During the May 1 edition of The O’Reilly Factor, talk-radio guest host Laura Ingraham used a well-known Republican tactic to smear Al Gore, former Vice President, climate activist and Nobel Peace Prize winner. Ingraham took only those parts of Gore’s Waxman-Markey testimony that supported her contention and ignored the rest.
Ingraham may consider this balanced reporting, but here in the real world we call this a convenient and highly unscrupulous oversight.
Gore’s testimony, from the April 24 House Energy and Commerce Committee hearing (on the 2009 American Clean Energy and Security Act), clearly stated that “every penny” he earned from his climate-change advocacy (i.e., books, movies, and investments in renewable energy) has gone into his nonprofit organization, Alliance for Climate Protection, which aims to persuade Americans to adopt comprehensive solutions to the approaching climate crisis.
By conveniently overlooking that part, Ingraham suggests that Gore has profited wildly from his activisim. Of course, Ingraham – who is raking it in hand over fist on her “conservative” (read Republican fear-mongering) talk show, books and appearances – probably hasn’t come into contact with a real penny for a decade. This, if not so infuriatingly duplicitous, would actually be funny, suggesting as it does that only a select few are allowed to profit from their labors.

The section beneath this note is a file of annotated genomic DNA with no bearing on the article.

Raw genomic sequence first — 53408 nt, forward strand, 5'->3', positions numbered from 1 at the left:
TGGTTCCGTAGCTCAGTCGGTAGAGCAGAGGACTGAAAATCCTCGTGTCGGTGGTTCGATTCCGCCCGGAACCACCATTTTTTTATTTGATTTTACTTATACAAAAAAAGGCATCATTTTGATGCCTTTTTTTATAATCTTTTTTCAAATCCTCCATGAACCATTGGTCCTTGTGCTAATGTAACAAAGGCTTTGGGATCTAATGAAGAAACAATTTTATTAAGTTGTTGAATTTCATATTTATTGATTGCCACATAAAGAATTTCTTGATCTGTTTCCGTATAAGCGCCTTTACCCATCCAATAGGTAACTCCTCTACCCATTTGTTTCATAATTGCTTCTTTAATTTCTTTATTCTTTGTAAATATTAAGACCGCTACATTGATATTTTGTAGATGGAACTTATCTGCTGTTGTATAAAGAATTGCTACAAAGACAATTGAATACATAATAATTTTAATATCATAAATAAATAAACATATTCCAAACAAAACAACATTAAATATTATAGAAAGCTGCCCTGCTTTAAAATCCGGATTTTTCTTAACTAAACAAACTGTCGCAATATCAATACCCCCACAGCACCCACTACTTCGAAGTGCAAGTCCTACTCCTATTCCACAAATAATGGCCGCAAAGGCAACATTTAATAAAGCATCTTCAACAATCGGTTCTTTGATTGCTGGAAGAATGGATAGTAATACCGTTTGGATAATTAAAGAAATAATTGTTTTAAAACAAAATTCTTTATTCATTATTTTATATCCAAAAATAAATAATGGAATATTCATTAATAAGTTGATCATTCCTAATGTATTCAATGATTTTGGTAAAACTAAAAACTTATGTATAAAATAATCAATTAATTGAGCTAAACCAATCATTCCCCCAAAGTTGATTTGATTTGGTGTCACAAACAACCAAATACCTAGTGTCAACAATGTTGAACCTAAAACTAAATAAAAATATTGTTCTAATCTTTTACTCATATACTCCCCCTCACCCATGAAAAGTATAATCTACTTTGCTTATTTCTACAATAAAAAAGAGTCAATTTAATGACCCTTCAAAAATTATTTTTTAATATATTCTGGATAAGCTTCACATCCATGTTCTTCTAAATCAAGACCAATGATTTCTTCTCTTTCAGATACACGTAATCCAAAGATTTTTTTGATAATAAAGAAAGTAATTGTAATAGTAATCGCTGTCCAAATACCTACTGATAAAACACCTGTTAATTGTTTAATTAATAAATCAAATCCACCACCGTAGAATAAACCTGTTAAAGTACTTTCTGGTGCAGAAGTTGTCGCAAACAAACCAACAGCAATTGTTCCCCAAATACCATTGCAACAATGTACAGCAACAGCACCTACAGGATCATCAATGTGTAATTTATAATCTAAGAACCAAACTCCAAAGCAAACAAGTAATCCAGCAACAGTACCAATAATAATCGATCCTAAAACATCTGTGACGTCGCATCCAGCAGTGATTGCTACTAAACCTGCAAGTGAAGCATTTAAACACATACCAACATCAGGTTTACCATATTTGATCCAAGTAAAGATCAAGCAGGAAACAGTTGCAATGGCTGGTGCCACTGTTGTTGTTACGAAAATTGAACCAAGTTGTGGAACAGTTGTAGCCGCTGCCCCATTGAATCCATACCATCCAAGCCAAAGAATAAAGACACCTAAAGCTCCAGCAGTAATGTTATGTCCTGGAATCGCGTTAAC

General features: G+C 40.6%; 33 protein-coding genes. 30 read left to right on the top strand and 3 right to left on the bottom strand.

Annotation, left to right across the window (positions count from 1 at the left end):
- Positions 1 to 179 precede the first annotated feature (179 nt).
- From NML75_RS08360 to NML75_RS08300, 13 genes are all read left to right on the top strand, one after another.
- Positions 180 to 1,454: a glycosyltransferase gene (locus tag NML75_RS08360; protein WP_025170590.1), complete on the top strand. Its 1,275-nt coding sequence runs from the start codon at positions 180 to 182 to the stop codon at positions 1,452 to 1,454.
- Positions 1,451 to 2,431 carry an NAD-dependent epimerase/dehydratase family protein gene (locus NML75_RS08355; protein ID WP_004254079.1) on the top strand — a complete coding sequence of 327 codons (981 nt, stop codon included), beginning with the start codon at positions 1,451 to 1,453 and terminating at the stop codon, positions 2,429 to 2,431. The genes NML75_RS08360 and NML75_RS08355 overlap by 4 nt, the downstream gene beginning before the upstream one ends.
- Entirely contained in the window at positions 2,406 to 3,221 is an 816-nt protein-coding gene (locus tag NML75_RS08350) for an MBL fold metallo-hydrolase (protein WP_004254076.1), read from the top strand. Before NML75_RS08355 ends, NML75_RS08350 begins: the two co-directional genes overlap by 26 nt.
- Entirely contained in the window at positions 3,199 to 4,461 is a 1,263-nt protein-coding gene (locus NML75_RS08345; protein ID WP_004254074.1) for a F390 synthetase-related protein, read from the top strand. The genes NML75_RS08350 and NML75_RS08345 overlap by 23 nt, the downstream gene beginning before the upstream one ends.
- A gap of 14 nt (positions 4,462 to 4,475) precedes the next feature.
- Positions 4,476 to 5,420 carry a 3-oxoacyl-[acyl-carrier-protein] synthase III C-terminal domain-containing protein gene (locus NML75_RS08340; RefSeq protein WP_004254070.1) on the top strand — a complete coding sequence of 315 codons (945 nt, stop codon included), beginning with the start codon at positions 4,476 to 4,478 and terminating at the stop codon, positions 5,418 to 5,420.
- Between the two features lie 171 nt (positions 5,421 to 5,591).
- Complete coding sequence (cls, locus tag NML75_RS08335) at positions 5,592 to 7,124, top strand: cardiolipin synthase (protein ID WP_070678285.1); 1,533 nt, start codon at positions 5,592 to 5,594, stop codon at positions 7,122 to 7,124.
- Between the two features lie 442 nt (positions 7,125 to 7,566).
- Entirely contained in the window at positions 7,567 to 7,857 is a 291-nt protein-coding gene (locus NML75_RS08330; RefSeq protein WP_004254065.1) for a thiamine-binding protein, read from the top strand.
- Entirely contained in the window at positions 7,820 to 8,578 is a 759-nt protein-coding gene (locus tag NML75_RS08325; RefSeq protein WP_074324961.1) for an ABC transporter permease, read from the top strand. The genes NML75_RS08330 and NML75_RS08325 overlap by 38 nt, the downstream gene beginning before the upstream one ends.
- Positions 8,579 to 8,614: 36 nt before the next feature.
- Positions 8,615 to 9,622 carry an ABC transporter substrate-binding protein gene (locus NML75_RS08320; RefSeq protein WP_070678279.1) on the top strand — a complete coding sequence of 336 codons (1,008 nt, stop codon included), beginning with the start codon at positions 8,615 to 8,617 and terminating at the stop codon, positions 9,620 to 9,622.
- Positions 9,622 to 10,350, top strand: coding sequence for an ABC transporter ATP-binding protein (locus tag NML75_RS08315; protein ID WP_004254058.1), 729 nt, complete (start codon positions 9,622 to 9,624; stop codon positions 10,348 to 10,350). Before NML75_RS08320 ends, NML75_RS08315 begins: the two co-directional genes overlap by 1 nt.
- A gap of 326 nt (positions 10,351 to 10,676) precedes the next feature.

Ingraham’s slant was less surprising than the usual Republican tactics, which frequently involve non sequiturs and Bible-bending (“God decides when the earth will end”), but the viciousness of her attack apparently took even Marc Morano by surprise.
Morano – whose climate-change denial website Climate Depot purports to “redefine” global warming – cautiously suggested that Gore was an ideologue, so it wasn’t fair to say he was “doing it all for the money” (this is known as damning with faint praise). Morano was quick to add that global warming is “big business” in Washington, with four climate lobbyists for every member of Congress – a remark that undoubtedly restored him to the right-wing climate denial fold, though probably not without a proverbial rap on the knuckles at some future date.
What Morano failed to note was that the largest sectors in this lobby are manufacturing, power companies, and the oil and gas industry, all of which oppose climate legislation and carbon taxes. In fact, the American Coalition for Clean Coal Electricity, or ACCCE (representing 48 mining firms, coal-hauling railroads and coal-fired utilities), was 2008’s biggest lobbyist group, spending $9.95 million, or more than any other organization.
But back to Ingraham, who suggested during the talk show that Gore has used his activism to enrich himself to the tune of about $98 million. Morano hastened to note that Gore’s future earnings from his carbon market operations will, if cap-and-trade passes, make the $98 million look ‘pikerly’ (someone buy that man a Thesaurus; next time try paltry, Morano).
My takeaway from the O’Reilly episode? The Republican right has backed itself into such an indefensible position on climate change, misrepresentation is the last defense.
It may come as a surprise to some that Alberta pioneered carbon pricing — not just in Canada, but for all of North America.